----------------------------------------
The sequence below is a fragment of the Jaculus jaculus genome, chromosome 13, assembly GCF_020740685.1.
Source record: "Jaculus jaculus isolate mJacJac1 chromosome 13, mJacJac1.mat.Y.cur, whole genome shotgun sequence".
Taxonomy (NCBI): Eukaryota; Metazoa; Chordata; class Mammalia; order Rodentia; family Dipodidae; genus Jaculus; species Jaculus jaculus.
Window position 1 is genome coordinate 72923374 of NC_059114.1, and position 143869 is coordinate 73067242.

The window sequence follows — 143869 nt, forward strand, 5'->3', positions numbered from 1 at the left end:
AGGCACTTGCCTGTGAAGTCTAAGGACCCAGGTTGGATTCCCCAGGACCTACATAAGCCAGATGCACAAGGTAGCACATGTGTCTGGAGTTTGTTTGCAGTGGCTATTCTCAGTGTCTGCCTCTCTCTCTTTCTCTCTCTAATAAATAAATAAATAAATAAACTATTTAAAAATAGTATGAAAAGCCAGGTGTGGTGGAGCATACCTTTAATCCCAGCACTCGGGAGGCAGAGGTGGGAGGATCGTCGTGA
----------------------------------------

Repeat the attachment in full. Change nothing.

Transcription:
The sequence below is a fragment of the Jaculus jaculus genome, chromosome 13, assembly GCF_020740685.1.
Source record: "Jaculus jaculus isolate mJacJac1 chromosome 13, mJacJac1.mat.Y.cur, whole genome shotgun sequence".
Taxonomy (NCBI): Eukaryota; Metazoa; Chordata; class Mammalia; order Rodentia; family Dipodidae; genus Jaculus; species Jaculus jaculus.
Window position 1 is genome coordinate 72923374 of NC_059114.1, and position 143869 is coordinate 73067242.

The window sequence follows — 143869 nt, forward strand, 5'->3', positions numbered from 1 at the left end:
AGGCACTTGCCTGTGAAGTCTAAGGACCCAGGTTGGATTCCCCAGGACCTACATAAGCCAGATGCACAAGGTAGCACATGTGTCTGGAGTTTGTTTGCAGTGGCTATTCTCAGTGTCTGCCTCTCTCTCTTTCTCTCTCTAATAAATAAATAAATAAATAAACTATTTAAAAATAGTATGAAAAGCCAGGTGTGGTGGAGCATACCTTTAATCCCAGCACTCGGGAGGCAGAGGTGGGAGGATCGTCGTGA